Jeff Zucker thought he'd give this NBC thing two years. That's about how long his first job—as a researcher for the network's coverage of the 1988 Summer Olympics—was going to last. He'd gotten the network's offer the day he graduated from Harvard in 1986 with a degree in American history.
But Zucker's major bespeaks his other great ambition: the law. While he deferred entry into the University of Virginia School of Law for those two years, he'd also been rejected by Harvard Law School, an event that stung terribly at the time but which he now calls “the greatest thing that ever happened to me.”
“I would have gone,” he says of Harvard Law, “and had I done so, I most likely wouldn't have enjoyed this great [nearly] 25 years at NBC and NBC Universal, and probably would be toiling away in some legal library today.”
The legal profession's loss has been the television industry's gain. Zucker, NBCU's president and CEO, enters the B&C Hall of Fame with the class of 2009 thanks to a quarter-century of innovative thinking and a well-earned reputation as a risk-taker at a time when taking chances is especially vital.
Refusing to play it safe has served him well at every point in his career. After joining NBC News as a field producer for Today in 1989, he was made executive producer of the morning show in 1992; at age 26, he was the youngest exec producer in the show's history.
“He would try things, and that takes a certain amount of courage,” says CBS Evening News anchor Katie Couric, who co-anchored Today under Zucker. “He changed the commercial structure; he moved commercials down at the end of the half hour. After that, other [morning] shows followed suit.” In the Zucker years, Today became the nation's most-watched morning news show and the most profitable program on television.
But it was also during this period that Zucker faced—and faced down—his biggest personal crisis: two bouts of colon cancer, when he was 31 and 34. Surviving the experiences shifted his perspective and gave him a much thicker skin about any negative press he has endured.
“It taught me what pain is all about,” he says. “I remember vividly waking up in the recovery room [after one surgery], feeling more pain than anyone should have to endure. So whenever somebody says something nasty or negative, it'll never haunt me as much.”
Zucker accepted the job of president of NBC Entertainment at the end of 2000, added the news and cable groups to his domain in 2003 and was named president of the NBC Universal Television Group in 2004, after the company's merger with Vivendi Universal. During his tenure, Zucker brought Donald Trump and The Apprentice to television, negotiated to keep Friends on TV up to its 10th and final season, and steered the network to bring in hundreds of millions in additional earnings. NBC also had an unprecedented run of top ratings in TV's key 18-49 demographic until recent years.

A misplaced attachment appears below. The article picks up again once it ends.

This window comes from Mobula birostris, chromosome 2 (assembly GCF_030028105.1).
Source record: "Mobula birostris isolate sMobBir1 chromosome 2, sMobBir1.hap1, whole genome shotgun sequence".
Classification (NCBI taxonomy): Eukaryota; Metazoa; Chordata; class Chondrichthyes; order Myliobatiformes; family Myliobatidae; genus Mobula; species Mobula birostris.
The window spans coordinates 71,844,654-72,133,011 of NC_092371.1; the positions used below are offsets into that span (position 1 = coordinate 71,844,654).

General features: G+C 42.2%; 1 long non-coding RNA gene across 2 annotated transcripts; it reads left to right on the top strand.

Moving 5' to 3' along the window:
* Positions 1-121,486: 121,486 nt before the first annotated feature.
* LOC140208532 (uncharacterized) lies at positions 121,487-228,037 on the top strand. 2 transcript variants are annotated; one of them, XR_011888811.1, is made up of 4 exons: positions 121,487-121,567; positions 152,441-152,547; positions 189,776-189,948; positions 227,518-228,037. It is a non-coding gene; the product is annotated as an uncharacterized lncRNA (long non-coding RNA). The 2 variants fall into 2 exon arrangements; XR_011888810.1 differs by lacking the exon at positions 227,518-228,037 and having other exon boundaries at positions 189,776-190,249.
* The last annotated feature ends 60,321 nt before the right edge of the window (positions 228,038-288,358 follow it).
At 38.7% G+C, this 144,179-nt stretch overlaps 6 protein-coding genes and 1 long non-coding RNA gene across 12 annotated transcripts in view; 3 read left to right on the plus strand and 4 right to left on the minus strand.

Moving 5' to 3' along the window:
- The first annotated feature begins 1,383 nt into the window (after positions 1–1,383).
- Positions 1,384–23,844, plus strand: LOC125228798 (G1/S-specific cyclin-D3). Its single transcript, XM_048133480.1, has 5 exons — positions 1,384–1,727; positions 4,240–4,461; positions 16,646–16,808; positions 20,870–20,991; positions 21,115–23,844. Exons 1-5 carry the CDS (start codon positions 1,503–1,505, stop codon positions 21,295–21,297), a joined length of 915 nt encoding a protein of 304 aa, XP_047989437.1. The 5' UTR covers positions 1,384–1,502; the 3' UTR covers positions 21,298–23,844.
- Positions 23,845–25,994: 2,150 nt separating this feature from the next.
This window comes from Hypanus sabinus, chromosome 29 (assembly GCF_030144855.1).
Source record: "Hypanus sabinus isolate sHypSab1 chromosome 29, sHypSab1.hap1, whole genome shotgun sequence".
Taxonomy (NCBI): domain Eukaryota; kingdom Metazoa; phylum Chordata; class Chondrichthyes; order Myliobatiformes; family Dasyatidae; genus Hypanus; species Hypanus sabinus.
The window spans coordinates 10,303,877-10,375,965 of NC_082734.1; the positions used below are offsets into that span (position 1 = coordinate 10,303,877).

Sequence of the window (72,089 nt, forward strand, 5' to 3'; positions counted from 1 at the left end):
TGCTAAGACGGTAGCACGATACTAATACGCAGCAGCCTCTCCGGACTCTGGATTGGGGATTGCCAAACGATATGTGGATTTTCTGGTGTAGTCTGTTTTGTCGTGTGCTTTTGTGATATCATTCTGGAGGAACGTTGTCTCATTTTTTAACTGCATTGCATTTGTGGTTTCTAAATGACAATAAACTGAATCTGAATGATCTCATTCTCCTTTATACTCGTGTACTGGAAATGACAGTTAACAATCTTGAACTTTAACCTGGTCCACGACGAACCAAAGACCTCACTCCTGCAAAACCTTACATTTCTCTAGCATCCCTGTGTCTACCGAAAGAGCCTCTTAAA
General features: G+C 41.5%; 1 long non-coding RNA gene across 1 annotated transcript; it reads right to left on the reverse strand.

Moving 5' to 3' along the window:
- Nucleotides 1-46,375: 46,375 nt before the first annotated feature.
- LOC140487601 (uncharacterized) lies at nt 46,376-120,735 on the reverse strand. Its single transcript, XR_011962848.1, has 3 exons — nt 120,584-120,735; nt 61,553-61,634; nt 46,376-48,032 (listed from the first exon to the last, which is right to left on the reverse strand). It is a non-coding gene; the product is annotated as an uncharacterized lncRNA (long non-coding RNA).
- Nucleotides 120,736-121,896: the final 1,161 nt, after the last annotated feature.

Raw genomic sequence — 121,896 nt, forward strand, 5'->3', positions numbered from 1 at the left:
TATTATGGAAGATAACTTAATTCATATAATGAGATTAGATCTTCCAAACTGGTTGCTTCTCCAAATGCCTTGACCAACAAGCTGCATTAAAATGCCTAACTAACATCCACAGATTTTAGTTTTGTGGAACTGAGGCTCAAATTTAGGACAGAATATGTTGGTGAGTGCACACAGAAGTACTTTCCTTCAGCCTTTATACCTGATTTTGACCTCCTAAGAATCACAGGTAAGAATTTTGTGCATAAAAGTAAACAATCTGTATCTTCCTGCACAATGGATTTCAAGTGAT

In addition to NBC's cable channels MSNBC and CNBC, Zucker's responsibilities now included USA, SyFy and Bravo, networks that have continued to plot successful paths as NBCU expanded beyond its broadcast roots. And at the end of 2005, Zucker became CEO of NBC Universal Television Group behind his mentor, Bob Wright, rising to his present position early in 2007.
“At the beginning of 2001, we were still a traditional broadcast company, and years later, Jeff was sitting on a multimedia company,” says Zucker's close friend Dick Ebersol, chairman of NBC Universal Sports & Olympics. “With the addition of Universal the studio, increasing the number of cable entities and with the broadcast business [getting] smaller, we're probably as well set as almost anybody in the industry now because our cable parts are wildly successful and unique.”
Zucker's talent for being open-minded to all options, and never being afraid to choose something less obvious, has kept him among the leading voices of his industry in the midst of uncertain economic times.
“He can sit in a room with all kinds of disparate arguments going on, “ Ebersol says, “absorb them all and give a decision where you know he didn't come in with it totally preordained.” Adds Jeff Gaspin, chairman of NBCU Television Entertainment, “He has an extraordinary capacity for information. It allows him to get to the details that he did as a producer, and allows him to understand everyone's business he's managing.”
It was with a producer's sensibility and a CEO's mind that Zucker made arguably his most controversial move last December, announcing that he had signed Tonight Show host Jay Leno to do an hour-long primetime comedy series weeknights on NBC. Zucker, a man who had long been known for “supersizing” comedies on the network, had suddenly remade the primetime television landscape at a moment when visionary ideas were most necessary. While the move shocked many and his rivals pounced, it's indicative of an executive philosophy that continues to place a high value on instinct, intelligence and imagination.
“You can't please everybody all the time,” Zucker says. “You have to do what's right for the company, and [also] always keep the viewer or the moviegoer in mind.
“We're in an incredibly transformational era where the power of digital is [affecting] everything we do,” he continues. “I think today's media executive has to figure out how to entertain and inform today's consumer, in ways we never thought about even five years ago.”
Given the last 25 years as proof, Zucker has built a case for being among a handful of industry executives who have re-imagined the possibilities of television. And he continues to meet an uncertain age with visionary thinking and a record for success.
“I don't think there's been a time in Jeff's life that he wasn't on a growth curve,” Ebersol says. “Even when he's hit an obstacle, it's a short blip before things are going back up again.”—Robert Edelstein